At the core of my general automobile obsession is my love of interiors. I love the details inside a car that are nonessential for its operation, but ultimately tickle the fancy of drivers and passengers, and differentiate models and brands to hawk-eyed enthusiasts like myself. Life is too short to drive a car that simply operates. You need one that caters to and predicts your tactile needs, and does so in an elegant, hushed, pleasing manner.
This year, nearly every model, even those well past six figures, were available to poke and prod inside.
First up, Infiniti G Convertible. Not a recent release, but this turned aluminum trim has aged well over time. Actually feels like aluminum, not plastic. A sporty, Japanese-minimal pleasure.
Porsche had a brief period of sad, flimsy interiors in the early 2000s. That period is, happily, very much over. This is apparent thanks to the 911 Carrera black, tan, and silver interior, and the Cayenne Turbo alcantara and red stitch trim, both of which were pure delight to experience.
I’m consistently impressed with Volvo’s interiors, which in terms of quality, rival more expensive models from other brands. Don’t love the gloss wood trim, but I believe it can be optioned differently. Love that all the plastic and leather parts near the steering wheel match, and mesh well. Note the Aston Martin-esque gear shift with a translucent gear indicator.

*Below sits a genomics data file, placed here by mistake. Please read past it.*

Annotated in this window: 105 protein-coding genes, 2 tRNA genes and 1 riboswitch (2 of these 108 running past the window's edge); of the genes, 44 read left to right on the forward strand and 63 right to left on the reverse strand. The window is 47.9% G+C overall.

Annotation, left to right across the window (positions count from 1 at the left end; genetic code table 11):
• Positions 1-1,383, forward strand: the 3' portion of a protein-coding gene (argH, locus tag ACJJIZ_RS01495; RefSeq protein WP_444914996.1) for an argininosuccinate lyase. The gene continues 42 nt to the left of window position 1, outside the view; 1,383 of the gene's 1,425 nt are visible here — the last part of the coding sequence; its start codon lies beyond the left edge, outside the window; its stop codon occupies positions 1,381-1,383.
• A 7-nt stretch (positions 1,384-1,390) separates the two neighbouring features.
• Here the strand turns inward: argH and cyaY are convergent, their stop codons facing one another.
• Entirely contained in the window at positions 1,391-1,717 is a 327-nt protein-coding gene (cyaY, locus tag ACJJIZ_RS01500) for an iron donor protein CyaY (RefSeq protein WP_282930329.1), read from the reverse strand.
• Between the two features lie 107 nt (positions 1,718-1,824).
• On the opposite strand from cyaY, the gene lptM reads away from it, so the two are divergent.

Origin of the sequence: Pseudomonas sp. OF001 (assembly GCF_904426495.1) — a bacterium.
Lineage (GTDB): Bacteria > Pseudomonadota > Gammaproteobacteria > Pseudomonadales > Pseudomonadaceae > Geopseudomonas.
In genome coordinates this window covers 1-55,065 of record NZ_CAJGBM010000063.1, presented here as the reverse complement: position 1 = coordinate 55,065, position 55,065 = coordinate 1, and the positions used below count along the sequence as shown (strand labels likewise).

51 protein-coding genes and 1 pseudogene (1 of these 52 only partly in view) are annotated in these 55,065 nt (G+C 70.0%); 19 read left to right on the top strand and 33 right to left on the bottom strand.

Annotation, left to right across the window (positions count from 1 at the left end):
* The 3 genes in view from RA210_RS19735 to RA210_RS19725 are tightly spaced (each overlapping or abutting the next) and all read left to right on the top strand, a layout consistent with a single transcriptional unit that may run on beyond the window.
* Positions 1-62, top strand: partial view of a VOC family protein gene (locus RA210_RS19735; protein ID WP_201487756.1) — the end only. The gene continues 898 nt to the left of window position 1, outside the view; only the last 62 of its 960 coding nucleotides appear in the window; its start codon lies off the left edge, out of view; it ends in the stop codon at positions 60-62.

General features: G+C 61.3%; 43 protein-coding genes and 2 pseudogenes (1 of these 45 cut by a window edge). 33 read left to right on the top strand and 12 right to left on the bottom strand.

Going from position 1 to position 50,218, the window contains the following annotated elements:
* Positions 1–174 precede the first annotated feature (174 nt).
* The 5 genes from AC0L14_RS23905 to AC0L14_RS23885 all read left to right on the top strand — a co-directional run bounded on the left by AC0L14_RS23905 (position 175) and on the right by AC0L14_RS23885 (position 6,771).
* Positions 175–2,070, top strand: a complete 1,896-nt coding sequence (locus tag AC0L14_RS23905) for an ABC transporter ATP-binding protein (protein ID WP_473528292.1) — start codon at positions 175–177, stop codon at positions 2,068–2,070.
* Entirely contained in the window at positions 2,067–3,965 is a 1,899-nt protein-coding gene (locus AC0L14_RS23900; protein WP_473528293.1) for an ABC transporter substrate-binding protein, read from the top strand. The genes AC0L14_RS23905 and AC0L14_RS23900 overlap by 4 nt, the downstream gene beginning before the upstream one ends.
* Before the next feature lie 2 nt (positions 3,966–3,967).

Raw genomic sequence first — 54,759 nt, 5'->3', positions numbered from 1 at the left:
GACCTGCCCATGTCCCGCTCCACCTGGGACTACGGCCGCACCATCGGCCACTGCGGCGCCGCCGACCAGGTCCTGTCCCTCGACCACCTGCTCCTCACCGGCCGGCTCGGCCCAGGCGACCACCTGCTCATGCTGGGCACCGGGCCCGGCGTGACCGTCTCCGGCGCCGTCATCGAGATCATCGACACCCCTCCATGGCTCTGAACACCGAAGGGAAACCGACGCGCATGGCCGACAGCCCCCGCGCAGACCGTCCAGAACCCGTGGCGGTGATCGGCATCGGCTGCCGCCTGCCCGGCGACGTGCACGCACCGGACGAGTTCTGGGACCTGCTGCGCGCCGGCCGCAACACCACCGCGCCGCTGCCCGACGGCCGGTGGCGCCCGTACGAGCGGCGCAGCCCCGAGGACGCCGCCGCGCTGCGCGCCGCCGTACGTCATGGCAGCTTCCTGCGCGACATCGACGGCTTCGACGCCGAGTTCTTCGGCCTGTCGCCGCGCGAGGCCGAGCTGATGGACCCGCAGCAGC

Mercedes is just about to replace the S-class, but even this almost-retired model is a visceral, special experience. Crisp gauges and soft, incandescent mood lighting…and metallic-finish buttons. Yes please.
My favorite model of the show was the BMW 6-series Gran Coupe. Very much reeking of marketing ploy (or just parsing of terms), it is actually well executed, and presents a more slanted, stylish, DINK-primed alternative to the 5- and 7- series sedans.
On this particular model, I loved the oyster-pale interior, the padding and contours, and the roomy but cozy cabin. And, perforated leather gets me every time.
And finally, the king of all kings in horsepower and haul, the BMW M5. Despite not needing to impress power-nuts with an interesting cabin, it was chock full of nice details too. 8-ball gearshift, Bang & Olufsen aluminum speakers. Pleated black leather. I could spend days in its dark recesses.
Having a car that runs and performs the basic necessities is all anyone can ask for. But, in a more thoughtful, stylish, pleasant world, we get to drive and ride in rolling works of art. I’m glad I can work toward one day owning a vehicle that relaxes, pampers, and delights my senses.